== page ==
We’ve examined the rising importance of Latino candidates and voters in America, with an eye toward this year’s midterm elections. Now that the election has passed, we decided to narrow our focus a bit more and look at how Latinos can become a driving force in the politicial process, and how the Latino community can make its own voice heard instead of relying on others to relay the message.

Earlier this year, we interviewed longtime activist Rosie Castro in Texas. On this week’s program, we hear a bit of her interview with Maria Hinojosa. Latino USA also brought together three extremely bright minds to discuss the issues: Kai Wright, an editor at ColorLines Magazine, Lydia Camarillo, Vice President of the Southwest Voter Education Registration Project, and Luis Fraga, a Professor of Political Science at the University of Washington.

Their extended interview (presented here) lasts nearly an hour; a shorter version, edited to meet our broadcast requirements, can be heard using the audio player in the top right corner of this page.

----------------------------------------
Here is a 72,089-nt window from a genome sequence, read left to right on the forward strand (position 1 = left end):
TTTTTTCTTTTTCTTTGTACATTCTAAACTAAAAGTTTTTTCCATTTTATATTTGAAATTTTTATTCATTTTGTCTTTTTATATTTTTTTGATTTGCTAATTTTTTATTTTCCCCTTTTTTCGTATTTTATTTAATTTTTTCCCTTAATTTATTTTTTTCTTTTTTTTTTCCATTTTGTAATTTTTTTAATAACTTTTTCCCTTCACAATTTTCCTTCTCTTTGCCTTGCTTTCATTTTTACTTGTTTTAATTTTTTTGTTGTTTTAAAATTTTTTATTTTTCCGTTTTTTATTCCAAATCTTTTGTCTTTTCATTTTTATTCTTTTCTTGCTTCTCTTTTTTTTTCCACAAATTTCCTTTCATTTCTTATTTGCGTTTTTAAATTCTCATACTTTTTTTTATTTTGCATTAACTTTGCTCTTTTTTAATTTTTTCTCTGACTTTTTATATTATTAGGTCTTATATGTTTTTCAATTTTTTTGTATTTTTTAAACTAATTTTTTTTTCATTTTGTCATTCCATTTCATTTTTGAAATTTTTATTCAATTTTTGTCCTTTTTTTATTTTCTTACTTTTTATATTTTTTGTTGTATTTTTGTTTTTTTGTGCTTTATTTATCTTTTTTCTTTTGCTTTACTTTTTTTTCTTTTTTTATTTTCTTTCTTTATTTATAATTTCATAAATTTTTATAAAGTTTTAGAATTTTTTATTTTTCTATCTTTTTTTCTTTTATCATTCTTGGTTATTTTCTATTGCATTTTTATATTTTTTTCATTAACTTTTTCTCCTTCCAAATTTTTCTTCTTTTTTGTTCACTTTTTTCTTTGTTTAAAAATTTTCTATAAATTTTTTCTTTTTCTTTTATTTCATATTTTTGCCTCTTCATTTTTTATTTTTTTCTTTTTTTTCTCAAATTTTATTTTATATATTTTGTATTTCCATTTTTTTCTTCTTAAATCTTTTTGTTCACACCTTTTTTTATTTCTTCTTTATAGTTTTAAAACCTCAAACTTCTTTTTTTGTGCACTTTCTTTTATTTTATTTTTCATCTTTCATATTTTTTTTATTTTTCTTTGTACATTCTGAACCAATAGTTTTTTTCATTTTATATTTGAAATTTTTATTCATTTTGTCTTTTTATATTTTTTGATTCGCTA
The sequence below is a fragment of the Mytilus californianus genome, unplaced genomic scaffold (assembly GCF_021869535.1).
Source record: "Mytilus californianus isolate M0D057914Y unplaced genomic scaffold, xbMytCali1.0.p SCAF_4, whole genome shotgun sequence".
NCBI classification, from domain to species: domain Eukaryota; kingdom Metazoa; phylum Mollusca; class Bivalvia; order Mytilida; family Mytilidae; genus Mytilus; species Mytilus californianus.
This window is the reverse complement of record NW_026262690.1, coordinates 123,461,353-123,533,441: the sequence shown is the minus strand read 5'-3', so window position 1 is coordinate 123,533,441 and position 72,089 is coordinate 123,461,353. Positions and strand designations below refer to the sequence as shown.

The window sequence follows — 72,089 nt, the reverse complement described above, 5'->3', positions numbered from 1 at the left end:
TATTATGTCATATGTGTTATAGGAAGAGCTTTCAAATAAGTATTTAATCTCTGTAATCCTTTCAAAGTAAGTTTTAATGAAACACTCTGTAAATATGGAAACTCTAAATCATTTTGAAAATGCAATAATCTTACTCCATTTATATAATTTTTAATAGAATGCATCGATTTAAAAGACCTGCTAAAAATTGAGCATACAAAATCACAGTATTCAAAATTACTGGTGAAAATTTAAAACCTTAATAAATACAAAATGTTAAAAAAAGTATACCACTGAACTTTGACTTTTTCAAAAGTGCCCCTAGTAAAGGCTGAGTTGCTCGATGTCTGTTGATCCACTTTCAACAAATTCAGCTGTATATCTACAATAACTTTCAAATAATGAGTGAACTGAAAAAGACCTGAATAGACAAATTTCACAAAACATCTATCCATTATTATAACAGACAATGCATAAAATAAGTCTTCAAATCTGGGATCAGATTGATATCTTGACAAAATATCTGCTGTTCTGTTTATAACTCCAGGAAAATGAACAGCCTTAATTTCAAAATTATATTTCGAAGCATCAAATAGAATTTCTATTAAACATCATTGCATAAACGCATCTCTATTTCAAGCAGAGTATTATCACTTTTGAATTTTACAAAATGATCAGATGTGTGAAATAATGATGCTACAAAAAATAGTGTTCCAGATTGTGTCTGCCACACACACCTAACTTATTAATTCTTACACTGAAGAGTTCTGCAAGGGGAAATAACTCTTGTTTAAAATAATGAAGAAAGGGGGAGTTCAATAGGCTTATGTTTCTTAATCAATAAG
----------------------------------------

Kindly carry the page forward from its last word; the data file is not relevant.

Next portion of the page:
Right-click here to download an .mp3 of this segment.

One thought on “A Latino USA Roundtable: Latinos and the Political Process

  1. They also ignore that more than half of Latinos are White, most are inniatidguishsble from Mediterranean people, there is no racial difference between Lopez and other Whites, Jimmy Fallon has darker skin than Lopez. I was watching spy kids with my preteen sister last night and I noticed that Banderas has darker skin than Alexa Vega, so Latinos can often have lighter skin than Mediterranean people. This shows what weak ground they are on, they cannot decide what white’ means, besides the view that Hispanics are not White originated from antiquated racist views, so their view of race is grounded is bigotry.

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